Current Alzheimer’s disease (AD) therapeutics remain inadequate, leading patients to explore complimentary and alternative medicine (CAM) approaches. Copious epidemiological evidence suggests that plant-derived polyphenols prevent or attenuate AD. Many plant-derived polyphenols can both inhibit the pathogenic aggregation of the amyloid-protein (A) and act as antioxidants to counter AD-associated inflammation. Specifically, cerebrovascular inflammation, an early event in AD pathogenesis, represents a potential target for polyphenols. We have demonstrated that soluble A aggregates selectively stimulate brain endothelial monolayers for NF-B mediated inflammatory responses, including elevated monolayer permeability and an increased ability to bind monocytes. Thus, A-induced vascular inflammation presents two prospective targets for polyphenol intervention: (1) preventing formation of aggregates from monomeric protein and (2) blocking NF-B signaling by neutralizing ROS second messengers. Our research considers the hypothesis that polyphenols can reduce A induced inflammatory responses in cerebrovascular endothelial cells by interfering with both A aggregation and ROS second messengers. First, we examine whether inhibition of A aggregation by polyphenols decreases A-induced vascular inflammatory responses will be examined by comparing brain endothelial monolayers treated with aggregates prepared in the presence of polyphenols capable or incapable of inhibiting A aggregation, as assessed using mechanistic-specific A aggregation assays. NF-B activation will be used as an initial measure of endothelial perturbation and followed by permeability and monocyte adhesion assays to substantiate anti-inflammatory effects. Second, we explore whether inhibition of ROS second messengers by polyphenols decreases A-induced vascular inflammatory responses will be explored by comparing polyphenol antioxidant capacity with the attenuation of NF-B activation and associated inflammatory responses induced by pre-formed aggregates. Substantiation of the dual action of polyphenols in mitigation of vascular inflammation will direct polyphenol-based CAM toward polyphenols with both anti-aggregation and antioxidant capabilities.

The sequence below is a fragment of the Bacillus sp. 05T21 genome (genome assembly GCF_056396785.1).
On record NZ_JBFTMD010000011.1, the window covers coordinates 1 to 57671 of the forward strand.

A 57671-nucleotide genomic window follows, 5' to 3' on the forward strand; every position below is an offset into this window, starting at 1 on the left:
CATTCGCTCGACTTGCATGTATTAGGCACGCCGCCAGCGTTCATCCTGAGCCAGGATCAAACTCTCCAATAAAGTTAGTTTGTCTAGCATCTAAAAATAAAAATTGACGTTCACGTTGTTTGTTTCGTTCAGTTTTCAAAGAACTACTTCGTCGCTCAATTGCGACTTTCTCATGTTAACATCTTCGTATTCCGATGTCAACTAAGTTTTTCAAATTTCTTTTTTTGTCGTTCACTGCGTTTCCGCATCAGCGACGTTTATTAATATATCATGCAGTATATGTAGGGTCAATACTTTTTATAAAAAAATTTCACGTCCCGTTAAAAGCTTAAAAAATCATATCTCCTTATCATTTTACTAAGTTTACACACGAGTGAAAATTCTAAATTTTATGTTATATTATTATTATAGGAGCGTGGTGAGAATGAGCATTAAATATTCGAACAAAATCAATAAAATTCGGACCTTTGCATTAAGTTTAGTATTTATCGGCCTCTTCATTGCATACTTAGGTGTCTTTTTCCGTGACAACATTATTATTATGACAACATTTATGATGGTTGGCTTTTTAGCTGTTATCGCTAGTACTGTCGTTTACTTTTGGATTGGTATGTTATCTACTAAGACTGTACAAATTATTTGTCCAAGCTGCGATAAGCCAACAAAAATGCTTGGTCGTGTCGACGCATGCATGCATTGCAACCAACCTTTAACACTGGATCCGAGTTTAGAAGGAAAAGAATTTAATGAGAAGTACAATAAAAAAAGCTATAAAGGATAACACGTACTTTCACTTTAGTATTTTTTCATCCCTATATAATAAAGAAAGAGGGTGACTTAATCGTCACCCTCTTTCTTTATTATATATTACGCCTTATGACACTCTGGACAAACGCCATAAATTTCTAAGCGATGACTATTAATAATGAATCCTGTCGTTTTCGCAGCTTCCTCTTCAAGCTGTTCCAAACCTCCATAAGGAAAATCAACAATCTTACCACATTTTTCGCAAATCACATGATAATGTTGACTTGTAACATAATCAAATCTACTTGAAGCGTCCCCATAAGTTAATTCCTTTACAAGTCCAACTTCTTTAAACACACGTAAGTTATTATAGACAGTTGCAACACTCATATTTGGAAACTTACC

- F. J. Gonzalez-Velasquez, J. W. Reed, J. W. Fuseler, E. E. Matherly, J. A. Kotarek, D. D. Soto-Ortega, and M. A. Moss (2010) Activation of brain endothelium by soluble aggregates of the amyloid-b protein involves nuclear factor‑kB. Current Alzheimer’s Research, 8: 91-94.
- F. J. Gonzalez-Velasquez, J. W. Reed, J. W. Fuseler, E. E. Matherly, J. A. Kotarek, D. D. Soto-Ortega, and M. A. Moss (2010) Soluble amyloid-b protein aggregates induce nuclear factor-kB mediated upregulation of adhesion molecule expression to stimulate brain endothelium for monocyte adhesion. Journal of Adhesion Science and Technology, Invited Contribution for special issue on Adhesion and Interfacial Aspects of Cell Adhesion, 24: 2105-2129.
- F. J. Gonzalez-Velasquez, J. A. Kotarek, and M. A. Moss (2008) Soluble aggregates of the amyloid-β protein selectively stimulate permeability in human brain microvascular endothelial monolayers. Journal of Neurochemistry 107: 466-477.